Note that all added institutional constraints must be

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Unformatted text preview: lution incorporates all institutional constraints directly in the welfare maximization problem. It thus maximizes the welfare function subject to the constraint given by the PPF plus the additional institutional constraint. Maximize U(X, Y) = XY Subject to X + Y = 1 Y=X At the point of maximum welfare (see point 2 in the diagram below), the welfare contour must intersect both the PPF and the institutional constraint line X+Y=1 Y=X Solving for the second best solution X = 2/3 = 0.66667 Y = 1/3 = 0.33333 U = 2/3 = 0.4714 Y 1/3 1 2 Constraint PPF 2/3 X It is clear that the second best solution results in a lower welfare level (U = 0.47) compared to the first best solution (U = 0.5). In the diagram, point 2 (the second best solution) is on a lower social welfare contour than point 1 (the first best solution). 278 [3] PIECEMEAL SOLUTION In addition to the first best and second best solutions, let's consider what is often called the "piecemeal" solution (see point 3 in the diagram below). This applies the institutional constraint to the first best solution. This approach is half-hearted since it attempts to satisfy the institutional constraint without incorporating it into the welfare maximization problem (as in the second best solution). Taking the first best solution for X X= and satisfying the institutional constrant Y=X gives us the "piecemeal" solution (which is somewhat ridiculous, don't you think?) X= Y= U = 1/8 = 0.3536 Y PPF 1/3 1 2 Constraint 3 X 2/3 The diagram shows that the "piecemeal" solution results in the lowest welfare level (U = 0.35) compared to the second best solution (U = 0.47) and compared to the first best solution (U = 0.5). So, the message that the theory of Second Best is trying to deliver is that with the presence of institutional constraints it may not be possible to satisfy the Pareto efficiency conditions in practice. The theory of Second Best has an important policy implication, that is 279 If the full set of Pareto optimality conditions cannot be satisfied, then any subset of these Pareto optimality conditions will not do an...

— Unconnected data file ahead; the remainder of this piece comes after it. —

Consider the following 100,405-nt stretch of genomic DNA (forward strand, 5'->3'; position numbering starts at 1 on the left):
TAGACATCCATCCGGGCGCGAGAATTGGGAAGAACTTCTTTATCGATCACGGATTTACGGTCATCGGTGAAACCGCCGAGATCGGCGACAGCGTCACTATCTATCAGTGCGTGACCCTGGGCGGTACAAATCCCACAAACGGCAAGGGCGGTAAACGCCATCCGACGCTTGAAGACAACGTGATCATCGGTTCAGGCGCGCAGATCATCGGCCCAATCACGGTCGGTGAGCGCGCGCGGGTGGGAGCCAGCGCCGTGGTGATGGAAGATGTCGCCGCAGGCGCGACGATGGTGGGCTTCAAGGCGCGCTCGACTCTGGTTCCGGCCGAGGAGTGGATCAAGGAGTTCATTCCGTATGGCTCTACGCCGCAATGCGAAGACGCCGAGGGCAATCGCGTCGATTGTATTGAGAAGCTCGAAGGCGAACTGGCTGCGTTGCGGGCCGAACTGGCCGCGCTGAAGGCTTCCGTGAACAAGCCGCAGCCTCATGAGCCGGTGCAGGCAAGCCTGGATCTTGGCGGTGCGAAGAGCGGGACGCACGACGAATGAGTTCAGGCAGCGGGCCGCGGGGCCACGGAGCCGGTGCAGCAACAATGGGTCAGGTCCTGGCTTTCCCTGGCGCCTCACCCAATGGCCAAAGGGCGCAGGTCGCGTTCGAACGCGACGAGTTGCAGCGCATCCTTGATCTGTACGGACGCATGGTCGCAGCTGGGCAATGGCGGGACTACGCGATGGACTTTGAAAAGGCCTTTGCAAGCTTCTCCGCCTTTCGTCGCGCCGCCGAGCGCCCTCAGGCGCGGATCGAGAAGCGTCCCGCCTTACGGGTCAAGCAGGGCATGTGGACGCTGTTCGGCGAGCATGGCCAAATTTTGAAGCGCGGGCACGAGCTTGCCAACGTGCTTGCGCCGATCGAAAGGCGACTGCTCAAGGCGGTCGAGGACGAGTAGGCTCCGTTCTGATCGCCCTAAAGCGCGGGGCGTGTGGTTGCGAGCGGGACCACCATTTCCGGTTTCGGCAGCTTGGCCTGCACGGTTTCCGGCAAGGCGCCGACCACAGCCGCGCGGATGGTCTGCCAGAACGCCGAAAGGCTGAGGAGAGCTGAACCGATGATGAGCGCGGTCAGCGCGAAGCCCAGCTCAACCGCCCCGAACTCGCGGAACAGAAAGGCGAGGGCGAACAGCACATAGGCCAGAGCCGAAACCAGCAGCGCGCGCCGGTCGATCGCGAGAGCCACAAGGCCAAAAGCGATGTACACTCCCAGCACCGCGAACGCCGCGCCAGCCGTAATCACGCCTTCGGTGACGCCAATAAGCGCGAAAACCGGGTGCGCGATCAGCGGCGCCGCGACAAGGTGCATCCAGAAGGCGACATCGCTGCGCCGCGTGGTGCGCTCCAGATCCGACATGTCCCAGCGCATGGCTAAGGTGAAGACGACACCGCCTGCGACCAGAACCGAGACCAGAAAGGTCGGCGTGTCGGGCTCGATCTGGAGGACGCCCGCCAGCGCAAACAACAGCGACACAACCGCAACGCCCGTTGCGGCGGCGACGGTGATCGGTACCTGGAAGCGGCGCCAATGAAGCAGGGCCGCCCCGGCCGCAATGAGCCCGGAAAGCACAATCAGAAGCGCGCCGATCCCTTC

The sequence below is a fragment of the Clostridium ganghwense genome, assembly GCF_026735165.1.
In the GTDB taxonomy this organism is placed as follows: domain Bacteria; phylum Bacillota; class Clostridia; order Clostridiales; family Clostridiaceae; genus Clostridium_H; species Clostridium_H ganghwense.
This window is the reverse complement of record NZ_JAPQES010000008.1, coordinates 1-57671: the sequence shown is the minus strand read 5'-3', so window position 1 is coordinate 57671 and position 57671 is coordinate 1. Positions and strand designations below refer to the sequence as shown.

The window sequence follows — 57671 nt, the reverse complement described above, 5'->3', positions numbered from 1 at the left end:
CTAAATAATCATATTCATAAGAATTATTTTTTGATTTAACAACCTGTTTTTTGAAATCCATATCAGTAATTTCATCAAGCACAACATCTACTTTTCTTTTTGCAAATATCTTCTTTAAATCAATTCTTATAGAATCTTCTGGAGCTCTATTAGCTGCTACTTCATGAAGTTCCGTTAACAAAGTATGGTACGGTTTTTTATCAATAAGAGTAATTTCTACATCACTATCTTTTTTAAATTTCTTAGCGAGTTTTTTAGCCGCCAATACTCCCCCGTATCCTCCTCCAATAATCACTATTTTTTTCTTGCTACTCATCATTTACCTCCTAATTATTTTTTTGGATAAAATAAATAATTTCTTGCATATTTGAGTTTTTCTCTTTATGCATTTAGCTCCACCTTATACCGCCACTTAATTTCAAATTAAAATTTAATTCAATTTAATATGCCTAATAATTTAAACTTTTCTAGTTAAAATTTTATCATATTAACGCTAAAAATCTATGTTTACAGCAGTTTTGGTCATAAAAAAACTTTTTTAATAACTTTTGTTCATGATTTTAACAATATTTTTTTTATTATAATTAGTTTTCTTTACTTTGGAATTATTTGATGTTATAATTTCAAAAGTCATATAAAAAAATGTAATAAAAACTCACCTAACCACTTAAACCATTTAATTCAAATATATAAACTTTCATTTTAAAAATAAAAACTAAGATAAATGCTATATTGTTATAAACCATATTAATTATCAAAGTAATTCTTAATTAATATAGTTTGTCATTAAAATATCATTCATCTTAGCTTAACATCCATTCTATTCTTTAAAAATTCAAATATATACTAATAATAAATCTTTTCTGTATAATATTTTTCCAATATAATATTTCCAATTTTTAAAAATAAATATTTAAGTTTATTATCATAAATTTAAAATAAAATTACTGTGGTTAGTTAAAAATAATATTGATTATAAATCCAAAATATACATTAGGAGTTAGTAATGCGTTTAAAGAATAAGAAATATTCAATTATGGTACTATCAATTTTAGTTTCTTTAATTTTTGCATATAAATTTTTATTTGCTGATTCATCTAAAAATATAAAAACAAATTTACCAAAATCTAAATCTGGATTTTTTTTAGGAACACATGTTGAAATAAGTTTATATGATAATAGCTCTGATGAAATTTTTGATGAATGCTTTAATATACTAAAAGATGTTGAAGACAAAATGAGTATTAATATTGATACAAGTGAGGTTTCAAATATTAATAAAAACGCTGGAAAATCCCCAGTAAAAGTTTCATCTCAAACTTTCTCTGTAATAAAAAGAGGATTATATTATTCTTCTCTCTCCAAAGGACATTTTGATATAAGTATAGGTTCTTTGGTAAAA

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This note was uploaded on 05/25/2010 for the course ECON 301 taught by Professor Sning during the Spring '10 term at University of Warsaw.

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